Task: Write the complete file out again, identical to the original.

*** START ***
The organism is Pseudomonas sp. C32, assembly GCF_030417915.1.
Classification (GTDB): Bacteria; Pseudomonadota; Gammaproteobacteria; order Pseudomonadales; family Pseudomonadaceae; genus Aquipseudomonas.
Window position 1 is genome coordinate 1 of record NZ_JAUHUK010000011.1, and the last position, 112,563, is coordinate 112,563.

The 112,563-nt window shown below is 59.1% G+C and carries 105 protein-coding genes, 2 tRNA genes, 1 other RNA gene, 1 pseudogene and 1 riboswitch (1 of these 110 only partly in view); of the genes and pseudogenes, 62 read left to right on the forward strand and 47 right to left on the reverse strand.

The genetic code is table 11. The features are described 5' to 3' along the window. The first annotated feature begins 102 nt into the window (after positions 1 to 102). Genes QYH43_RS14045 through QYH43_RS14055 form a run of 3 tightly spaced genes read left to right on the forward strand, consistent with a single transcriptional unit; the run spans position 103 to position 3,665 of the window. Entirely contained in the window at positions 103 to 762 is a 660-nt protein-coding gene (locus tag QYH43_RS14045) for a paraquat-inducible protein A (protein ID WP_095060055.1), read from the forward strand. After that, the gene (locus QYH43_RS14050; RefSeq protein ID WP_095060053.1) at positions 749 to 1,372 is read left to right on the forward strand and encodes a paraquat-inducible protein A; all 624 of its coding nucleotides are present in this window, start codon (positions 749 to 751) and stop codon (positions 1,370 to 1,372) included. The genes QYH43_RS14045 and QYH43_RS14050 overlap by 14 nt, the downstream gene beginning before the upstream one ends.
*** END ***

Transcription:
The organism is Pseudomonas sp. C32, assembly GCF_030417915.1.
Classification (GTDB): Bacteria; Pseudomonadota; Gammaproteobacteria; order Pseudomonadales; family Pseudomonadaceae; genus Aquipseudomonas.
Window position 1 is genome coordinate 1 of record NZ_JAUHUK010000011.1, and the last position, 112,563, is coordinate 112,563.

The 112,563-nt window shown below is 59.1% G+C and carries 105 protein-coding genes, 2 tRNA genes, 1 other RNA gene, 1 pseudogene and 1 riboswitch (1 of these 110 only partly in view); of the genes and pseudogenes, 62 read left to right on the forward strand and 47 right to left on the reverse strand.

The genetic code is table 11. The features are described 5' to 3' along the window. The first annotated feature begins 102 nt into the window (after positions 1 to 102). Genes QYH43_RS14045 through QYH43_RS14055 form a run of 3 tightly spaced genes read left to right on the forward strand, consistent with a single transcriptional unit; the run spans position 103 to position 3,665 of the window. Entirely contained in the window at positions 103 to 762 is a 660-nt protein-coding gene (locus tag QYH43_RS14045) for a paraquat-inducible protein A (protein ID WP_095060055.1), read from the forward strand. After that, the gene (locus QYH43_RS14050; RefSeq protein ID WP_095060053.1) at positions 749 to 1,372 is read left to right on the forward strand and encodes a paraquat-inducible protein A; all 624 of its coding nucleotides are present in this window, start codon (positions 749 to 751) and stop codon (positions 1,370 to 1,372) included. The genes QYH43_RS14045 and QYH43_RS14050 overlap by 14 nt, the downstream gene beginning before the upstream one ends.